12. When I saw the title of the op-ed, I thought that it would be about how we would be surrendering the classics to the far Right if we start condemning them in totality and rallying against teaching them based on the claim that they’re all just a bunch of “white supremacy.” You know, the way the Woke are slowly causing the surrender of values like free speech to the Right. I’d rather not end up with the Right being the last place for people who support values like free speech and teaching the classics, but that’s what will happen if the Woke get their way.

  13. “reflects the supremacist belief that the Spartans saved “the white race” from barbarians.”
    I guess that comes from the requirement that anything conservatives do be framed as White supremacy. I know a bunch of folks who like the slogan, and I have never heard it framed in racist terms. It was fairly common among military folks of all races, and also among Texans, as it also relates to the battle of Gonzales.
    I can’t see how ancient Persians vs ancient Athenians is a particularly racial conflict. Even the Battle of Gonzales was largely people of Spanish heritage fighting people of English heritage. I would wager that most people, presented with unlabeled images of the leaders of each side, would pick Francisco de Castañeda as the Anglo.

    I have heard that Leonidas may have saved “Western” civilization with his sacrifice. That is not the same as “the White race” at all.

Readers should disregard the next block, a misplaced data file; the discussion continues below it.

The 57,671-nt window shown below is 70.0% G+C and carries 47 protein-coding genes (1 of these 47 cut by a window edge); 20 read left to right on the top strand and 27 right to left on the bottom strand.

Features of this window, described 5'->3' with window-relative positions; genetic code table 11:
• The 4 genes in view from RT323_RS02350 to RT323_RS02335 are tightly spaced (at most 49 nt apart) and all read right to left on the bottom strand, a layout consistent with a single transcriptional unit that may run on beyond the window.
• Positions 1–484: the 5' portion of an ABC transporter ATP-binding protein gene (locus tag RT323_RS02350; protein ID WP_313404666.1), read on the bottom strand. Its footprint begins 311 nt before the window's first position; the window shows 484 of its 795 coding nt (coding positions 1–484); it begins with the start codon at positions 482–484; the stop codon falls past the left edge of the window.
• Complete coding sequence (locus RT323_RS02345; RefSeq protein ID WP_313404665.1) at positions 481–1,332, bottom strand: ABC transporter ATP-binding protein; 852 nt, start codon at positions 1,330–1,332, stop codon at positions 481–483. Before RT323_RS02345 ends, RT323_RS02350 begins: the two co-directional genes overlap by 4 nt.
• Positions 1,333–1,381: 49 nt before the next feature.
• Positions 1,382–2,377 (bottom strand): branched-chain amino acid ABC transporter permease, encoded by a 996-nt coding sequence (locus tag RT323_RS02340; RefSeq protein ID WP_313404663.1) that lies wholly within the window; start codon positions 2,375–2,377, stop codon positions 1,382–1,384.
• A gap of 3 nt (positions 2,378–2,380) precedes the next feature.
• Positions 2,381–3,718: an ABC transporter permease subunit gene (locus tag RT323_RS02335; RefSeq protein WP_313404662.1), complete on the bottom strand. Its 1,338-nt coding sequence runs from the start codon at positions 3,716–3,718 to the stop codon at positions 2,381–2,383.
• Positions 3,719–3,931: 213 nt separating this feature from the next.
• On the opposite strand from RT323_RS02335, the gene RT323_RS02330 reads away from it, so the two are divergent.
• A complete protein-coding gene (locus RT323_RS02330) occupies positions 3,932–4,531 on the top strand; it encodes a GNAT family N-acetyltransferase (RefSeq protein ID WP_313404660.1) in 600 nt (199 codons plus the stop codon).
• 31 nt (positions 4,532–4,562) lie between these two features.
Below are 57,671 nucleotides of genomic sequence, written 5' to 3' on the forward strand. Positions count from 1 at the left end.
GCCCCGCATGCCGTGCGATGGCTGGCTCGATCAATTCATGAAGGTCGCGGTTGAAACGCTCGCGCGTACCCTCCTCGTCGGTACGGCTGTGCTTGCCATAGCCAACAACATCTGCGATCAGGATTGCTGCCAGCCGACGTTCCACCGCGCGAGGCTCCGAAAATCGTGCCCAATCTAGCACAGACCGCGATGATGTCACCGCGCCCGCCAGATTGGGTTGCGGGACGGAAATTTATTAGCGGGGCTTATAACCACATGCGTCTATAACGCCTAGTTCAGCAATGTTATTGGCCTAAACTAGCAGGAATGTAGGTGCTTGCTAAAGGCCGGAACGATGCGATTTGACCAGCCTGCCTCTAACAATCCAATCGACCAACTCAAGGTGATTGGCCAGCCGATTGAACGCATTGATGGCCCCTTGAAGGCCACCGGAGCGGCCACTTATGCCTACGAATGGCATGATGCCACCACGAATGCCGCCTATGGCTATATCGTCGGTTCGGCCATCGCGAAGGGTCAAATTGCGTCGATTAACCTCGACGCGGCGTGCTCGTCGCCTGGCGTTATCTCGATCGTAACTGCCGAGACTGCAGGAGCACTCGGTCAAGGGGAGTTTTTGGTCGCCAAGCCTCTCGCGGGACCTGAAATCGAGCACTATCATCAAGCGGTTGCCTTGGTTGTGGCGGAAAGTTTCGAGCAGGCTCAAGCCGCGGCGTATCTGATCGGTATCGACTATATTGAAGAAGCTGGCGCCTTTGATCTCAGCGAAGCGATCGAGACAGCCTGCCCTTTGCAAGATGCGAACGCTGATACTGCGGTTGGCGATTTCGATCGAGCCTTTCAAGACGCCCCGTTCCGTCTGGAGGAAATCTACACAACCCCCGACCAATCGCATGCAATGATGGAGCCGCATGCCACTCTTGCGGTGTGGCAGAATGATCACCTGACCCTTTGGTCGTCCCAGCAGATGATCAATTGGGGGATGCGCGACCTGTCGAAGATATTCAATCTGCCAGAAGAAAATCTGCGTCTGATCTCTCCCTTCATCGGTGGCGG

To me, the biggest issue with labeling all those people as racists and supremacists is that few actually are. So when someone who is absolutely not a racist finds themselves labeled as one, they are likely to assume that the folks making those accusations are probably lying about everything else as well. It kills the possibility for dialog. Also, left and right seem to be pretty much meaningless terms these days anyways. Certainly not so fixed to a certain set of beliefs that one can confidently label one “the bad guys”. As for myself, I tend to oppose any group that has the means and desire to be the censors and book burners.

    1. Yeah, all of her claims about how these texts have supposedly been used seem like stretching at best. Oh, wow, a few people at the riot on Capitol Hill made references to the Greeks? Who gives a shit? (well, people like the author, obviously) It’s like the people who claimed we needed to ban The Catcher in the Rye because of Mark David Chapman. There will always be some people who use anything within reach to justify their ideologies, and there will always be moral busybodies ready to pounce on anything and everything they can.